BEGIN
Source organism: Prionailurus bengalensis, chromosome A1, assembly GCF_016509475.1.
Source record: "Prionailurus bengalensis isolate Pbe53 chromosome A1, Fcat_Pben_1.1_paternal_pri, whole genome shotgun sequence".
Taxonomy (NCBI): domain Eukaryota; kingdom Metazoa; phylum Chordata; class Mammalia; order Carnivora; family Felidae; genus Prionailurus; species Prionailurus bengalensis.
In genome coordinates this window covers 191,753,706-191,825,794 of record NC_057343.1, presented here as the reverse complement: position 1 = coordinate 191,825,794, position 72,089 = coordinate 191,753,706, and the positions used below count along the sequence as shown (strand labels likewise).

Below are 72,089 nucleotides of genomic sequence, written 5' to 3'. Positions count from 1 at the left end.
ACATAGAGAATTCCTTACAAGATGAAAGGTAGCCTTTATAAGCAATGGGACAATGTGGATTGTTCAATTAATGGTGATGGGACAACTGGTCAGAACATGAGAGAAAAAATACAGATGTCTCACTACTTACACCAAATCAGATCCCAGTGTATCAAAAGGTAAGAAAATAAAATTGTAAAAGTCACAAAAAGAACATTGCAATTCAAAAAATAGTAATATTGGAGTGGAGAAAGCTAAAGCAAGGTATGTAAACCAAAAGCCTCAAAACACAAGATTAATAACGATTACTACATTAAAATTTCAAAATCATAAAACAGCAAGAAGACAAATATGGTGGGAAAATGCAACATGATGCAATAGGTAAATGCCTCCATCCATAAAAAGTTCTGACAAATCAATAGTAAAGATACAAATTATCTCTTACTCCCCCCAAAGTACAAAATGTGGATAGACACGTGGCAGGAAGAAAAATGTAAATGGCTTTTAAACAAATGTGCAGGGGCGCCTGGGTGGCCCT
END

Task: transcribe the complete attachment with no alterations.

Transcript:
Source organism: Prionailurus bengalensis, chromosome A1, assembly GCF_016509475.1.
Source record: "Prionailurus bengalensis isolate Pbe53 chromosome A1, Fcat_Pben_1.1_paternal_pri, whole genome shotgun sequence".
Taxonomy (NCBI): domain Eukaryota; kingdom Metazoa; phylum Chordata; class Mammalia; order Carnivora; family Felidae; genus Prionailurus; species Prionailurus bengalensis.
In genome coordinates this window covers 191,753,706-191,825,794 of record NC_057343.1, presented here as the reverse complement: position 1 = coordinate 191,825,794, position 72,089 = coordinate 191,753,706, and the positions used below count along the sequence as shown (strand labels likewise).

Below are 72,089 nucleotides of genomic sequence, written 5' to 3'. Positions count from 1 at the left end.
ACATAGAGAATTCCTTACAAGATGAAAGGTAGCCTTTATAAGCAATGGGACAATGTGGATTGTTCAATTAATGGTGATGGGACAACTGGTCAGAACATGAGAGAAAAAATACAGATGTCTCACTACTTACACCAAATCAGATCCCAGTGTATCAAAAGGTAAGAAAATAAAATTGTAAAAGTCACAAAAAGAACATTGCAATTCAAAAAATAGTAATATTGGAGTGGAGAAAGCTAAAGCAAGGTATGTAAACCAAAAGCCTCAAAACACAAGATTAATAACGATTACTACATTAAAATTTCAAAATCATAAAACAGCAAGAAGACAAATATGGTGGGAAAATGCAACATGATGCAATAGGTAAATGCCTCCATCCATAAAAAGTTCTGACAAATCAATAGTAAAGATACAAATTATCTCTTACTCCCCCCAAAGTACAAAATGTGGATAGACACGTGGCAGGAAGAAAAATGTAAATGGCTTTTAAACAAATGTGCAGGGGCGCCTGGGTGGCCCT